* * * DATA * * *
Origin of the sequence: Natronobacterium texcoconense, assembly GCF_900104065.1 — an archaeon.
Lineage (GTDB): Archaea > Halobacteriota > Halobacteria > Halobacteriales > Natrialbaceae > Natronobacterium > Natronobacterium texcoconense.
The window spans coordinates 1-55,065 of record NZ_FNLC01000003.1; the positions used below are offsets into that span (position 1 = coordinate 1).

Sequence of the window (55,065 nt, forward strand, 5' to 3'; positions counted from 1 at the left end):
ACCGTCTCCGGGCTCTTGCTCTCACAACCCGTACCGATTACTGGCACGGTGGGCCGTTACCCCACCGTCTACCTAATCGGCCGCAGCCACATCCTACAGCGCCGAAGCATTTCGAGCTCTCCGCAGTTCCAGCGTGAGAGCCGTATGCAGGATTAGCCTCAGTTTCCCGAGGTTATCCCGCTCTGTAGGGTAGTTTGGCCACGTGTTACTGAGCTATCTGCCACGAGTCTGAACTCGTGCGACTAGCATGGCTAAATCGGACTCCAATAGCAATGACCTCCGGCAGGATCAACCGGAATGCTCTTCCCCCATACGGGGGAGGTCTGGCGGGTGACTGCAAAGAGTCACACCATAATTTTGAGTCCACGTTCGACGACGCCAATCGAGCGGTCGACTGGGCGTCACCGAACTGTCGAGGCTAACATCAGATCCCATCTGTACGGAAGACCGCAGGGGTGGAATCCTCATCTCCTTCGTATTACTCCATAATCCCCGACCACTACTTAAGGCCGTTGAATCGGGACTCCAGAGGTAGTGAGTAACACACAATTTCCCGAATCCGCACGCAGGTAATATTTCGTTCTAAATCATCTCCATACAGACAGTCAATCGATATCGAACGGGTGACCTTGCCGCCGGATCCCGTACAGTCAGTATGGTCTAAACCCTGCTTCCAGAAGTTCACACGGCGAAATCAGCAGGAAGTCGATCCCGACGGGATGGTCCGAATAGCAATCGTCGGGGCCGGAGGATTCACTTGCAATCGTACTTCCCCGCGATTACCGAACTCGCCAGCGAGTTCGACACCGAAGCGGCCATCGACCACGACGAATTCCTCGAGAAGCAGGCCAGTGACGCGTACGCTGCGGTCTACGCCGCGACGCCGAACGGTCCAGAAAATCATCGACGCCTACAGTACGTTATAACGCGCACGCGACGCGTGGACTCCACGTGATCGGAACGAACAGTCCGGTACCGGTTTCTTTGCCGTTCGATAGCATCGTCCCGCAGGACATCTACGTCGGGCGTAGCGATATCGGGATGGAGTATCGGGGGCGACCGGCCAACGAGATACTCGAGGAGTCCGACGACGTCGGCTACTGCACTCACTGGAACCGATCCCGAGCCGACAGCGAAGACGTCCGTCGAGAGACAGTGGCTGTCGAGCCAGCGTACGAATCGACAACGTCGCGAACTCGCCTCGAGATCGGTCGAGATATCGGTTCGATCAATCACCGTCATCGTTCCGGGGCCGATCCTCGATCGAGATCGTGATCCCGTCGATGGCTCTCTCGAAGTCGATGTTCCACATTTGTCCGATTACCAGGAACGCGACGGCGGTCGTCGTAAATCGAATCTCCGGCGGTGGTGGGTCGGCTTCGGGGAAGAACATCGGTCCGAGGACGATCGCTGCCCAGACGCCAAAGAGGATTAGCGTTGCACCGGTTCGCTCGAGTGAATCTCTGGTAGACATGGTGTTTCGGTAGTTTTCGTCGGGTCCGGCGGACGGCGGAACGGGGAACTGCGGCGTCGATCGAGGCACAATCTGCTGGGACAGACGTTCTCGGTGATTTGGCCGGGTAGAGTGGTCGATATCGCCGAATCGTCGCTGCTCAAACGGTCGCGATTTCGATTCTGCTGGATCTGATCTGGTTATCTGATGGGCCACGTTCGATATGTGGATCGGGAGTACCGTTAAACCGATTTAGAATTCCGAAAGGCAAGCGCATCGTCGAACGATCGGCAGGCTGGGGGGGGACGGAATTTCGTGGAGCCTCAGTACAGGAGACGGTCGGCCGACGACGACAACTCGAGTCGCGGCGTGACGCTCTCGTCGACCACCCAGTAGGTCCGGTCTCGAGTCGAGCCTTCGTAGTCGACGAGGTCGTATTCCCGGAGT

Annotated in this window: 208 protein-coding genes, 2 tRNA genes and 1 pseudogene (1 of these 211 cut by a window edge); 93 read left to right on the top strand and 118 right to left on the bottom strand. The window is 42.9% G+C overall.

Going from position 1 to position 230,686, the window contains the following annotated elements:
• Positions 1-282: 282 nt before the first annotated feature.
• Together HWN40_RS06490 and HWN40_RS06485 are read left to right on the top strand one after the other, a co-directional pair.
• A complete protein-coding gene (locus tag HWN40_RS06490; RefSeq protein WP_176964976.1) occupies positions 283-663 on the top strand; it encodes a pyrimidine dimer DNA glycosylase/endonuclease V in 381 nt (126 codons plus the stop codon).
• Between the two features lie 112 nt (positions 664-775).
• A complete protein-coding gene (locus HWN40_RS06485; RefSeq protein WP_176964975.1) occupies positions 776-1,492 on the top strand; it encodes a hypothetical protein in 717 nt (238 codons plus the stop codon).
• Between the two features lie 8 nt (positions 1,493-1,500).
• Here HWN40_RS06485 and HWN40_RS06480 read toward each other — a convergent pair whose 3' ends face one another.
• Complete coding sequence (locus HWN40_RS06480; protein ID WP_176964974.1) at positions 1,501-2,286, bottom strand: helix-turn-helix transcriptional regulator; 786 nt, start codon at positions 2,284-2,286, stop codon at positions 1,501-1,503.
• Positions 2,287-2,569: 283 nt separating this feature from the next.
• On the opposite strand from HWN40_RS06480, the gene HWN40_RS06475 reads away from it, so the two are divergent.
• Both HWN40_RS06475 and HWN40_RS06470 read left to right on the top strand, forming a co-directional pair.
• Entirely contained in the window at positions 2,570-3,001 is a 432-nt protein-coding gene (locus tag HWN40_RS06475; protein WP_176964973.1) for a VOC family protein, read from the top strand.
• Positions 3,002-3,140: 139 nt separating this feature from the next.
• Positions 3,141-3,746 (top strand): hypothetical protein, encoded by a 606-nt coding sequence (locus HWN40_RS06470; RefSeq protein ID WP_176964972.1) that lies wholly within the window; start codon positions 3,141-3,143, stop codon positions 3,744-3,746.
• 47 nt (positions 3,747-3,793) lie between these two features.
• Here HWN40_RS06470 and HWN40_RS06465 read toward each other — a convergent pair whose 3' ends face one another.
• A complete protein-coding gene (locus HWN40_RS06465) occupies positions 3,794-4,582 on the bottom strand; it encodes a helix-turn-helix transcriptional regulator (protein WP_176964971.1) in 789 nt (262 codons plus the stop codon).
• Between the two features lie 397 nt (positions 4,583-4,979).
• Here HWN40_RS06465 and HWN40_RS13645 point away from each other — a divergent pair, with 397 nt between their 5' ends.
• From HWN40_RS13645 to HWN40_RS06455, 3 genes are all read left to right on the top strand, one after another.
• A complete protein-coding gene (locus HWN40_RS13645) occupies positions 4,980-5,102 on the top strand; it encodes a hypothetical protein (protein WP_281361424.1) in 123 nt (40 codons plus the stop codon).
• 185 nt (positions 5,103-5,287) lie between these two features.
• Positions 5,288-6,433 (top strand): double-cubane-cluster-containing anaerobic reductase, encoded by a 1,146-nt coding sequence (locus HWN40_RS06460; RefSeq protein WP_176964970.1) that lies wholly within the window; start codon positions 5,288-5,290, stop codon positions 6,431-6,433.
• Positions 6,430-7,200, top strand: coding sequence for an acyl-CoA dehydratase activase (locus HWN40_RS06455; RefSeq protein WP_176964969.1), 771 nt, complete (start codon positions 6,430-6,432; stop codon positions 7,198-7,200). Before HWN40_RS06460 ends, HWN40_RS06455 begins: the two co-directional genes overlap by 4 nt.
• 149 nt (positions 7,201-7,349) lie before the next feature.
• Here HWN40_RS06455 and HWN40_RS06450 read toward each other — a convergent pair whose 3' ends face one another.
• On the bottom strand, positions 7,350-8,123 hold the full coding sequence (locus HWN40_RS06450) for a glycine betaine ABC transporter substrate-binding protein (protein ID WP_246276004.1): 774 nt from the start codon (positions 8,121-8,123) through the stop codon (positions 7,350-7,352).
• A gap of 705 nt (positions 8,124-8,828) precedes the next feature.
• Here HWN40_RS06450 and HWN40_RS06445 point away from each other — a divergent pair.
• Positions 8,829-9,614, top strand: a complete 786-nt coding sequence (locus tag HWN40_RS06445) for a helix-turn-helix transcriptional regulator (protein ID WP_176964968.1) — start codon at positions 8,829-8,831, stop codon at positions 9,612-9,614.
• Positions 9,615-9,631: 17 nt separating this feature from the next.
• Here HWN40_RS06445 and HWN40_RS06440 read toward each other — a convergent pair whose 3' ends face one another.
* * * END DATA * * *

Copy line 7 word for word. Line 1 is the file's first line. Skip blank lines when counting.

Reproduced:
Going from position 1 to position 230,686, the window contains the following annotated elements: